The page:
Mandel started doing high-level photography trips when her kids were “kind of self sufficient” but she has enjoyed photography as a hobby for most of her adult life. She has never really had a desire to become a professional photographer and she doesn’t sell her photos.

“I donate them to all kinds of different organizations,” said Mandel. “I never wanted to do this for money. That makes it harder, and there would be too much pressure.”

Photography trips have taken Mandel to Africa for lions, Kaktovik for polar bears, British Columbia for grizzly bears, Minnesota for black bears and Friday Harbor on San Juan Island for red foxes, among other far away places.

“Friday Harbor was an amazing place,” said Mandel. “A little island with so many rabbits, and the foxes live door-to-door with the rabbits. And seeing grizzly bears is quite different than seeing polar bears. They’re fishing for salmon, and there are so many of them. At Seal River we had to walk and work to find the polar bears, but that’s what made it so exhilarating.”

Tender moment for red foxes at Friday Harbor. Missy Mandel photo.

Tender moment for red foxes at Friday Harbor. Missy Mandel photo.

Mandel also described the differences between wildlife safaris in Africa and polar bear safaris in Canada.

“You can spend the same money and go to Africa,” said Mandel. “And sit in a car all day while the driver says, ‘What is it you would like to see? Would you like to see a lion? Hold on a second, let me get on the phone and call and see what they’re doing right now.’ So that’s different than going on a polar bear safari. And as a wildlife photographer, I’m used to sitting in a blind possibly all day long and seeing nothing, so being out on the tundra at Seal River was just incredible.

“We were on foot, carrying the gear, going for kilometres and kilometres, with the possibility of seeing nothing. And you’re waking up to minus 40 degree winds. I don’t have to tell you what it’s like for two city girls going out there. You’ve got to work for your pictures. That’s what it was like, because you don’t know, but all day the adrenaline is rushing, which pushes you to keep walking, to keep looking. And then you see a polar bear and you’re like, ‘Oh my God.’”

Mandel’s knack for capturing emotion in her photos is not only planned, it also allows her to enjoy the moment. She’ll wait for a week to get just the right photo, and she won’t take 5,000 photos hoping to get the perfect shot.

“You can always anticipate,” said Mandel. “If you’re sitting by a fox den and the vixen comes and she’s just sitting there, I don’t even click because I know when she comes back with food or when she comes back from not being there for two or three hours, they’re going to kiss her right on her mouth. I mean, I just know that from observing them for so many years. Sometimes I’ll wait all day for that one shot and sometimes it works and sometimes it doesn’t. I’d rather enjoy it, because when I’m behind the camera I can’t really do that.”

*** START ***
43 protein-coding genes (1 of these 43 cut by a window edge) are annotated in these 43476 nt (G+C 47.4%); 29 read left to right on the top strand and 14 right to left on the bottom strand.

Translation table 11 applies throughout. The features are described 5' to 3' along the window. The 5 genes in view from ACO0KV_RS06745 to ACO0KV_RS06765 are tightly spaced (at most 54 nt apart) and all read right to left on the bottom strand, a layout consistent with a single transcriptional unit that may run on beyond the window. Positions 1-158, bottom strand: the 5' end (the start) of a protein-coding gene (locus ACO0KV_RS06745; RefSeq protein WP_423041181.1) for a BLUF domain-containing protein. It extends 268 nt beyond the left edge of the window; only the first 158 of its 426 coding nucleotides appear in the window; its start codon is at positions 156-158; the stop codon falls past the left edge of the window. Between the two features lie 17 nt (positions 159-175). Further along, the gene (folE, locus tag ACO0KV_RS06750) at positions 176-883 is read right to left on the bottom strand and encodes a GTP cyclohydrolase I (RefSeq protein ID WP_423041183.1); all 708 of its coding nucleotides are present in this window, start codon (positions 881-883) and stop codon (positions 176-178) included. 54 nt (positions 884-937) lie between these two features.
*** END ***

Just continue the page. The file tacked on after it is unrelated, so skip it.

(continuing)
Mother polar bear and cub. Hudson Bay coast. Missy Mandel photo.

A mother’s love on the Hudson Bay coast. Missy Mandel photo.

Mandel’s trip to Seal River ranks highly on her list for a number of reasons including the family atmosphere, the pristine wide-open spaces, the anticipation of meeting a polar bear face-to-face at ground level, and the work required to do so. The trip also nudged her daughter towards into a career as a professional photographer.

“I think that trip in particular pushed her towards becoming a photographer,” said Mandel. “And one of her pictures from that trip made it into a National Geographic calendar. After that she just excelled at it.”

Kailee Mandel now makes her living as a professional commercial photographer, but she inherited a love of nature from her mother and still enjoys their yearly wildlife trips together. Like Mom, she will never forget her trip to Seal River.

Seal River Heritage Lodge ranks at the top of any places I’ve ever been,” said Mandel. “Whether it’s for leisure or wildlife, definitely at the top. They were the most accommodating lodge I’ve been to, but the best part about it was just being with the family. The chef was the daughter of the owner, her fiancé was helping her in the kitchen, and everyone was connected. It was amazing. I can’t even describe it.”

And of course, there were the close encounters with polar bears. Mandel likened her trip to Seal River to holding a lottery ticket, with a chance to see a polar bear and win every day she was there.

We shared a breath. It was magic. Missy Mandel polar bear photo.

“We shared a breath. It was magic.” ~ Missy Mandel photo.

“There was a fenced-in back area at the lodge,” said Mandel. “And I sat there while a polar bear got so close to the fence that I could smell him. I wasn’t so close that I was in danger, but I couldn’t help myself. We shared a breath. It was magic.”

Like winning the lottery.

See more photos from Missy and Kailee Mandel using the links below.

Missy Mandel Website:
Missy Mandel on Instagram: @missymandel_photography
Kailee Mandel Website:
Kailee Mandel on Instagram: @kaileemandelphotography